Veteran newsman Dan Rather took to Facebook on Friday to address the multitude of radical policy changes Donald Trump has made on key points from his campaign in just 72 hours.
There’s a big difference between evolution and confusion.
Much has been made in recent days of President Trump’s radical changes on key points from his campaign. Russia good, to Russia bad. China bad, to China good. Syria stay out, to Syria go in. Healthcare first, to tax reform first, to healthcare first, again, maybe. Supposedly fighting for main street, to now cozying up to Wall Street.
One could make the case that on some of these positions there is progress due to a more nuanced view of the world. Yes, the situation in North Korea is complicated, although it shouldn’t have taken a short conversation with Chinese President Xi Jinping to come to that conclusion. A President admitting that he is getting his foreign policy advice from China does not inspire much confidence. “After listening for 10 minutes, I realized it’s not so easy,” Trump was quoted in the Wall Street Journal. “I felt pretty strongly that they had a tremendous power [over] North Korea. … But it’s not what you would think.” Actually that is what a lot of people have thought – for decades. Just like health care isn’t easy. Who knew?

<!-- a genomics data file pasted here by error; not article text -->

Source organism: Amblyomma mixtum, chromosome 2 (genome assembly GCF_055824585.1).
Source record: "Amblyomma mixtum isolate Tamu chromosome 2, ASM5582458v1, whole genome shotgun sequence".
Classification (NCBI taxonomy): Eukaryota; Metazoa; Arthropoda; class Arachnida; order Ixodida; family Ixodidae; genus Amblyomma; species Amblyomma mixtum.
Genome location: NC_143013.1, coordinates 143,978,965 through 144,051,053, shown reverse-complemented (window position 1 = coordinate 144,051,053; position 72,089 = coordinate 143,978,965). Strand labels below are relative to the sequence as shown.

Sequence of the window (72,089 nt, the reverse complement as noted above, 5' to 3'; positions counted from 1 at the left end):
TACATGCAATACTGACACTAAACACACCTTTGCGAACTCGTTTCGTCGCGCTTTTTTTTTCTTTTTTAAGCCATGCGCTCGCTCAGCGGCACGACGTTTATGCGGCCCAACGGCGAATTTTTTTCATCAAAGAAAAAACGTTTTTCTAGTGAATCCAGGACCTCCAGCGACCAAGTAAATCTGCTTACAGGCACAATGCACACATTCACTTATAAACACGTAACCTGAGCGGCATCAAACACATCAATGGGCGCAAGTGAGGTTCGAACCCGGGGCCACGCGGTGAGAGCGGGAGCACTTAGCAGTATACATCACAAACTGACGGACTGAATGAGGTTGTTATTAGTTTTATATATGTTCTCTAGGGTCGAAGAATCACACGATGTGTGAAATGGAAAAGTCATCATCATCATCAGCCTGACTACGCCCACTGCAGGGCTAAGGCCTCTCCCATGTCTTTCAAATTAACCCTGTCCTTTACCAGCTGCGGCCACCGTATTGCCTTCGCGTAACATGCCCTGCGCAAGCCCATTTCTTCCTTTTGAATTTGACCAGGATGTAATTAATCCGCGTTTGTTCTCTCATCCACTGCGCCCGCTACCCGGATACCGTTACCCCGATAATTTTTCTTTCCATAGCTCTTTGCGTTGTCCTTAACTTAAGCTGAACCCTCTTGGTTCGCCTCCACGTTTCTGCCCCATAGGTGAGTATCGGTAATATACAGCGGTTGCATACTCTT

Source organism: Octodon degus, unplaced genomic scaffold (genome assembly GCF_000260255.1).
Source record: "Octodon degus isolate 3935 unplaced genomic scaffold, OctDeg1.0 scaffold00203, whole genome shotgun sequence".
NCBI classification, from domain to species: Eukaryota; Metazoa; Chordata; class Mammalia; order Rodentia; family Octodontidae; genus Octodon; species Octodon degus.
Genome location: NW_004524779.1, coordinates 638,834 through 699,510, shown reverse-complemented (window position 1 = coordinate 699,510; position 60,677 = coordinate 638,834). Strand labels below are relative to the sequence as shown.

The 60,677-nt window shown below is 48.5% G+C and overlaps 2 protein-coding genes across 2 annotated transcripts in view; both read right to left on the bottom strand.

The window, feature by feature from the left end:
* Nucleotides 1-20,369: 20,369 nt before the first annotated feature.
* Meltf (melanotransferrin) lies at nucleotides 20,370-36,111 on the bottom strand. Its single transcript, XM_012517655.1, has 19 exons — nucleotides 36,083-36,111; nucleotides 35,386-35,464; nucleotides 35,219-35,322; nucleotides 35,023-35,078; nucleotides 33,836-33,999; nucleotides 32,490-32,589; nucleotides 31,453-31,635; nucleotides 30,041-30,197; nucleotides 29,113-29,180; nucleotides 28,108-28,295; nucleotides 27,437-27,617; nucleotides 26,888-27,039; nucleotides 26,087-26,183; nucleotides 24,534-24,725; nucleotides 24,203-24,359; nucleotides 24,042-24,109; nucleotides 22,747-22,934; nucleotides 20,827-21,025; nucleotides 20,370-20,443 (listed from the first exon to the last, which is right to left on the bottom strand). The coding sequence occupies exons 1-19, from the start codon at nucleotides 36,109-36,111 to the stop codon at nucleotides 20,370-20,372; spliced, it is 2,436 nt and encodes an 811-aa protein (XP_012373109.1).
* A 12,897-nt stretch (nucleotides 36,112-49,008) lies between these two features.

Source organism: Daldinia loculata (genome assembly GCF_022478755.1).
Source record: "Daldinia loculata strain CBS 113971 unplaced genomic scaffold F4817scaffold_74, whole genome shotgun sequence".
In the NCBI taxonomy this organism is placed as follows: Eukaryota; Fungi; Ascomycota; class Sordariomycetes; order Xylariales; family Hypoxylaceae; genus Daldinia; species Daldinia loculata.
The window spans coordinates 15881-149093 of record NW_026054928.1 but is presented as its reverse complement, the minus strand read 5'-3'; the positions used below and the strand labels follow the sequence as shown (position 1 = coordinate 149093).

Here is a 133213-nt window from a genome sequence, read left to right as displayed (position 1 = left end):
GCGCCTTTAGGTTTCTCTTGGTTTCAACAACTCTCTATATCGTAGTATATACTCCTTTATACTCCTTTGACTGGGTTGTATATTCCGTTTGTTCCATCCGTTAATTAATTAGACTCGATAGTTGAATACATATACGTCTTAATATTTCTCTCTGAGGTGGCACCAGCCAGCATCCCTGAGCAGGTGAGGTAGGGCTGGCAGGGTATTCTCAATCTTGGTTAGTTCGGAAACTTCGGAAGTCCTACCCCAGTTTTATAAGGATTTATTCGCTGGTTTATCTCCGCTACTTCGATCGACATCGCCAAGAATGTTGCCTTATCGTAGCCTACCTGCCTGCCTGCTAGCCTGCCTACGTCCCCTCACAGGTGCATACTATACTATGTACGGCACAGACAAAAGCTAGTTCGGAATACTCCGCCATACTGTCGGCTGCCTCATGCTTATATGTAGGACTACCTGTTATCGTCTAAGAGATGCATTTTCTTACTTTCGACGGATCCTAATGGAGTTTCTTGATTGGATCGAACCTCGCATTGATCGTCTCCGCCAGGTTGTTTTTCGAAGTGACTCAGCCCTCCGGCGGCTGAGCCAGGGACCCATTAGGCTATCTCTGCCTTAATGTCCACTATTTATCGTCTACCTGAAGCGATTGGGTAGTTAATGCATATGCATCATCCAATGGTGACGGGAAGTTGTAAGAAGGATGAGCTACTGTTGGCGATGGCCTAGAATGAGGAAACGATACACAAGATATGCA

The problem is that there is no sense that these changes, happening just weeks into Mr. Trump’s term, are the result of anything but knee-jerk reaction. There has long been a belief that this President acts on the advice of the last person he talked to. Is that happening here? Can anyone say with any certainty that these new directions won’t be spun around again in a week or month?
Being erratic is among the worst qualities a president can have. The world’s stability depends on having some sense of the direction of the United States. Everyone else sort of tacks to the winds that blow from Washington. And right now those winds seem about as predictable as a tornado.